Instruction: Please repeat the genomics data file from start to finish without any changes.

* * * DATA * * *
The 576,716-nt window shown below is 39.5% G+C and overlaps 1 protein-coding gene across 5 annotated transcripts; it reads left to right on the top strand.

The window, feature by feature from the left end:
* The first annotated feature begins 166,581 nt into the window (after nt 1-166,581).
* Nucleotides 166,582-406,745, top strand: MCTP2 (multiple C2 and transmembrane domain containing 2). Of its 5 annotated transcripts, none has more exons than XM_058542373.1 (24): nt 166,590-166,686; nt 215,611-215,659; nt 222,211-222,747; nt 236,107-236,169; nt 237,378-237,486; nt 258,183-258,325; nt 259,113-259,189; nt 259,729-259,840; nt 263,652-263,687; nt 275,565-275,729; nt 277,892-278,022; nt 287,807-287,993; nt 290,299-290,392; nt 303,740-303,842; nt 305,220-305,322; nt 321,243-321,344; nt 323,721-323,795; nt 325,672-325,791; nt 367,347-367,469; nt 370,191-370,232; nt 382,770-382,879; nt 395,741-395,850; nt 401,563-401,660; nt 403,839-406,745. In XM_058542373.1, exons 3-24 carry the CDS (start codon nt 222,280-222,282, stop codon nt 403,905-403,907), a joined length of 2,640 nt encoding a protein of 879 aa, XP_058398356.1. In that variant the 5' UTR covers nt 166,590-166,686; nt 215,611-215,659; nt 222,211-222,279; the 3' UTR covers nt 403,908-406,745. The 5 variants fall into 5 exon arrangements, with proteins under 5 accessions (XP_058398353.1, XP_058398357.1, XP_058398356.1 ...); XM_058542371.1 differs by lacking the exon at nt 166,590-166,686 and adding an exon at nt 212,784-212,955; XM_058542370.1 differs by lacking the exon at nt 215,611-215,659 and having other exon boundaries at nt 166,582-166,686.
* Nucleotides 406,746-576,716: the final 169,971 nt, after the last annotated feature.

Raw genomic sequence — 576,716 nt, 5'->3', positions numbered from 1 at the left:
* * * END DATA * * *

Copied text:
The 576,716-nt window shown below is 39.5% G+C and overlaps 1 protein-coding gene across 5 annotated transcripts; it reads left to right on the top strand.

The window, feature by feature from the left end:
* The first annotated feature begins 166,581 nt into the window (after nt 1-166,581).
* Nucleotides 166,582-406,745, top strand: MCTP2 (multiple C2 and transmembrane domain containing 2). Of its 5 annotated transcripts, none has more exons than XM_058542373.1 (24): nt 166,590-166,686; nt 215,611-215,659; nt 222,211-222,747; nt 236,107-236,169; nt 237,378-237,486; nt 258,183-258,325; nt 259,113-259,189; nt 259,729-259,840; nt 263,652-263,687; nt 275,565-275,729; nt 277,892-278,022; nt 287,807-287,993; nt 290,299-290,392; nt 303,740-303,842; nt 305,220-305,322; nt 321,243-321,344; nt 323,721-323,795; nt 325,672-325,791; nt 367,347-367,469; nt 370,191-370,232; nt 382,770-382,879; nt 395,741-395,850; nt 401,563-401,660; nt 403,839-406,745. In XM_058542373.1, exons 3-24 carry the CDS (start codon nt 222,280-222,282, stop codon nt 403,905-403,907), a joined length of 2,640 nt encoding a protein of 879 aa, XP_058398356.1. In that variant the 5' UTR covers nt 166,590-166,686; nt 215,611-215,659; nt 222,211-222,279; the 3' UTR covers nt 403,908-406,745. The 5 variants fall into 5 exon arrangements, with proteins under 5 accessions (XP_058398353.1, XP_058398357.1, XP_058398356.1 ...); XM_058542371.1 differs by lacking the exon at nt 166,590-166,686 and adding an exon at nt 212,784-212,955; XM_058542370.1 differs by lacking the exon at nt 215,611-215,659 and having other exon boundaries at nt 166,582-166,686.
* Nucleotides 406,746-576,716: the final 169,971 nt, after the last annotated feature.

Raw genomic sequence — 576,716 nt, 5'->3', positions numbered from 1 at the left: